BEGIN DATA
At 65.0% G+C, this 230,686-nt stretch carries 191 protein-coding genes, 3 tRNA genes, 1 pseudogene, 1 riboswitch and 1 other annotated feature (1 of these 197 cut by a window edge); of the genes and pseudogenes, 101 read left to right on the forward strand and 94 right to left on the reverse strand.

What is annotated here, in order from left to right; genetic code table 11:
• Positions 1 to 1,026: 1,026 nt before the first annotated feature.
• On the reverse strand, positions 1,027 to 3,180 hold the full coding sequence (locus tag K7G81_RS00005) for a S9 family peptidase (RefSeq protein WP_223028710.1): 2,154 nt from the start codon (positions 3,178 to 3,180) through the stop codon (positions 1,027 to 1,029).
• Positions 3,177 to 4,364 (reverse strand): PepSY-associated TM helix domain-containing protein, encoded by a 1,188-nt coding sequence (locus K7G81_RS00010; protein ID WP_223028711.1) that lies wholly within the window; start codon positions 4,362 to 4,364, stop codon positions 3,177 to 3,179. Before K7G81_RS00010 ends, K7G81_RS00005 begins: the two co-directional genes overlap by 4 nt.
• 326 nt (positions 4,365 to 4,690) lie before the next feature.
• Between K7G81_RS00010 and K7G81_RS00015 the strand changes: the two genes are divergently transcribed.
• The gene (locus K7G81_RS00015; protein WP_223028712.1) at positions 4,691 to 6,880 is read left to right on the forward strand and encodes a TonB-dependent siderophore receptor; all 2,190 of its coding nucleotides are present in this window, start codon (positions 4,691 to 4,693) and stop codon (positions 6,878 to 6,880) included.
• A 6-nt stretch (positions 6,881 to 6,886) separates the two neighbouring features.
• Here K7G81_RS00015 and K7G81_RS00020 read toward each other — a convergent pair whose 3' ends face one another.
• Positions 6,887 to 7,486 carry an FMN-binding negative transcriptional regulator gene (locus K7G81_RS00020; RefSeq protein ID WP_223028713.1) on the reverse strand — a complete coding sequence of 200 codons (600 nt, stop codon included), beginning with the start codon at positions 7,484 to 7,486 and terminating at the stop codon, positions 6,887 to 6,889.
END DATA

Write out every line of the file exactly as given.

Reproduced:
At 65.0% G+C, this 230,686-nt stretch carries 191 protein-coding genes, 3 tRNA genes, 1 pseudogene, 1 riboswitch and 1 other annotated feature (1 of these 197 cut by a window edge); of the genes and pseudogenes, 101 read left to right on the forward strand and 94 right to left on the reverse strand.

What is annotated here, in order from left to right; genetic code table 11:
• Positions 1 to 1,026: 1,026 nt before the first annotated feature.
• On the reverse strand, positions 1,027 to 3,180 hold the full coding sequence (locus tag K7G81_RS00005) for a S9 family peptidase (RefSeq protein WP_223028710.1): 2,154 nt from the start codon (positions 3,178 to 3,180) through the stop codon (positions 1,027 to 1,029).
• Positions 3,177 to 4,364 (reverse strand): PepSY-associated TM helix domain-containing protein, encoded by a 1,188-nt coding sequence (locus K7G81_RS00010; protein ID WP_223028711.1) that lies wholly within the window; start codon positions 4,362 to 4,364, stop codon positions 3,177 to 3,179. Before K7G81_RS00010 ends, K7G81_RS00005 begins: the two co-directional genes overlap by 4 nt.
• 326 nt (positions 4,365 to 4,690) lie before the next feature.
• Between K7G81_RS00010 and K7G81_RS00015 the strand changes: the two genes are divergently transcribed.
• The gene (locus K7G81_RS00015; protein WP_223028712.1) at positions 4,691 to 6,880 is read left to right on the forward strand and encodes a TonB-dependent siderophore receptor; all 2,190 of its coding nucleotides are present in this window, start codon (positions 4,691 to 4,693) and stop codon (positions 6,878 to 6,880) included.
• A 6-nt stretch (positions 6,881 to 6,886) separates the two neighbouring features.
• Here K7G81_RS00015 and K7G81_RS00020 read toward each other — a convergent pair whose 3' ends face one another.
• Positions 6,887 to 7,486 carry an FMN-binding negative transcriptional regulator gene (locus K7G81_RS00020; RefSeq protein ID WP_223028713.1) on the reverse strand — a complete coding sequence of 200 codons (600 nt, stop codon included), beginning with the start codon at positions 7,484 to 7,486 and terminating at the stop codon, positions 6,887 to 6,889.